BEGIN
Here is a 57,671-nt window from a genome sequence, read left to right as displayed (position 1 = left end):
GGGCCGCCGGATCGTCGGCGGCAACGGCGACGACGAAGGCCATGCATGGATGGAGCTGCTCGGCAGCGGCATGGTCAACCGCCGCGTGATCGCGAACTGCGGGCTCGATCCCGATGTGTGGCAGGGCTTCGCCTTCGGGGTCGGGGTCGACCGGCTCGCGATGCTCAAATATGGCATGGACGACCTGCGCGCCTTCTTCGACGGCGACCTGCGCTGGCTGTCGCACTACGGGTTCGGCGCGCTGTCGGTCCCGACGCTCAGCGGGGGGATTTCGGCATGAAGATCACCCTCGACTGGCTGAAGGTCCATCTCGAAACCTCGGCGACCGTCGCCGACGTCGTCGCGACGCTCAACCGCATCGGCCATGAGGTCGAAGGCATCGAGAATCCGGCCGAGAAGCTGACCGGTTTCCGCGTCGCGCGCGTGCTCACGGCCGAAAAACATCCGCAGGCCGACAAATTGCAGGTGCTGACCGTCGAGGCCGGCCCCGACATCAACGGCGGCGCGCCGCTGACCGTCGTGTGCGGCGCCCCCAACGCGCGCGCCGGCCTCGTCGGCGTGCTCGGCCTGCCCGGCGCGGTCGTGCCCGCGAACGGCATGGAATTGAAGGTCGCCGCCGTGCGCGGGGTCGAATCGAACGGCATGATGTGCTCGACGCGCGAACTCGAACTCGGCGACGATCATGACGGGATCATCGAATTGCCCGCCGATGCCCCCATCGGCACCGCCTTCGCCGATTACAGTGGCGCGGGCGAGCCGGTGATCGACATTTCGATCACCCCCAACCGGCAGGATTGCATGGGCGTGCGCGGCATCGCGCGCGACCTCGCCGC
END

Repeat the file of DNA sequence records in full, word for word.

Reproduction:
Here is a 57,671-nt window from a genome sequence, read left to right as displayed (position 1 = left end):
GGGCCGCCGGATCGTCGGCGGCAACGGCGACGACGAAGGCCATGCATGGATGGAGCTGCTCGGCAGCGGCATGGTCAACCGCCGCGTGATCGCGAACTGCGGGCTCGATCCCGATGTGTGGCAGGGCTTCGCCTTCGGGGTCGGGGTCGACCGGCTCGCGATGCTCAAATATGGCATGGACGACCTGCGCGCCTTCTTCGACGGCGACCTGCGCTGGCTGTCGCACTACGGGTTCGGCGCGCTGTCGGTCCCGACGCTCAGCGGGGGGATTTCGGCATGAAGATCACCCTCGACTGGCTGAAGGTCCATCTCGAAACCTCGGCGACCGTCGCCGACGTCGTCGCGACGCTCAACCGCATCGGCCATGAGGTCGAAGGCATCGAGAATCCGGCCGAGAAGCTGACCGGTTTCCGCGTCGCGCGCGTGCTCACGGCCGAAAAACATCCGCAGGCCGACAAATTGCAGGTGCTGACCGTCGAGGCCGGCCCCGACATCAACGGCGGCGCGCCGCTGACCGTCGTGTGCGGCGCCCCCAACGCGCGCGCCGGCCTCGTCGGCGTGCTCGGCCTGCCCGGCGCGGTCGTGCCCGCGAACGGCATGGAATTGAAGGTCGCCGCCGTGCGCGGGGTCGAATCGAACGGCATGATGTGCTCGACGCGCGAACTCGAACTCGGCGACGATCATGACGGGATCATCGAATTGCCCGCCGATGCCCCCATCGGCACCGCCTTCGCCGATTACAGTGGCGCGGGCGAGCCGGTGATCGACATTTCGATCACCCCCAACCGGCAGGATTGCATGGGCGTGCGCGGCATCGCGCGCGACCTCGCCGC